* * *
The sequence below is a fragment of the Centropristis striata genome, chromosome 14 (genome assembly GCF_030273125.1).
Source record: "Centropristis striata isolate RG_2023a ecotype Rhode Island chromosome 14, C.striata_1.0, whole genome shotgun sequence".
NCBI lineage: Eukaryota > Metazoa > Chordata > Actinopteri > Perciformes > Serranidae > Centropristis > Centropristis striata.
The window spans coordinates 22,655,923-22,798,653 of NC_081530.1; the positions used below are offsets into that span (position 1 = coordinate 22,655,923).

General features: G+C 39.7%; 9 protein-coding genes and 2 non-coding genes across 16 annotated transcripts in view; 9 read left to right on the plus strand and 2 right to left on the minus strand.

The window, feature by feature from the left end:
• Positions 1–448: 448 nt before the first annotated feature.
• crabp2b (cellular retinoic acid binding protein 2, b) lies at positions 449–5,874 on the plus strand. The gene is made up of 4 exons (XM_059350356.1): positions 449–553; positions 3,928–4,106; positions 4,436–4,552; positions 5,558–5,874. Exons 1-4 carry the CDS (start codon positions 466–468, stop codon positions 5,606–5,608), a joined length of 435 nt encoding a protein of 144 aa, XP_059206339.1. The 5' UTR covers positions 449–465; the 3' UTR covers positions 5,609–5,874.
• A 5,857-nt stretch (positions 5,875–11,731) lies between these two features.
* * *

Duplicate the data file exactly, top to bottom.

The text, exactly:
The sequence below is a fragment of the Centropristis striata genome, chromosome 14 (genome assembly GCF_030273125.1).
Source record: "Centropristis striata isolate RG_2023a ecotype Rhode Island chromosome 14, C.striata_1.0, whole genome shotgun sequence".
NCBI lineage: Eukaryota > Metazoa > Chordata > Actinopteri > Perciformes > Serranidae > Centropristis > Centropristis striata.
The window spans coordinates 22,655,923-22,798,653 of NC_081530.1; the positions used below are offsets into that span (position 1 = coordinate 22,655,923).

General features: G+C 39.7%; 9 protein-coding genes and 2 non-coding genes across 16 annotated transcripts in view; 9 read left to right on the plus strand and 2 right to left on the minus strand.

The window, feature by feature from the left end:
• Positions 1–448: 448 nt before the first annotated feature.
• crabp2b (cellular retinoic acid binding protein 2, b) lies at positions 449–5,874 on the plus strand. The gene is made up of 4 exons (XM_059350356.1): positions 449–553; positions 3,928–4,106; positions 4,436–4,552; positions 5,558–5,874. Exons 1-4 carry the CDS (start codon positions 466–468, stop codon positions 5,606–5,608), a joined length of 435 nt encoding a protein of 144 aa, XP_059206339.1. The 5' UTR covers positions 449–465; the 3' UTR covers positions 5,609–5,874.
• A 5,857-nt stretch (positions 5,875–11,731) lies between these two features.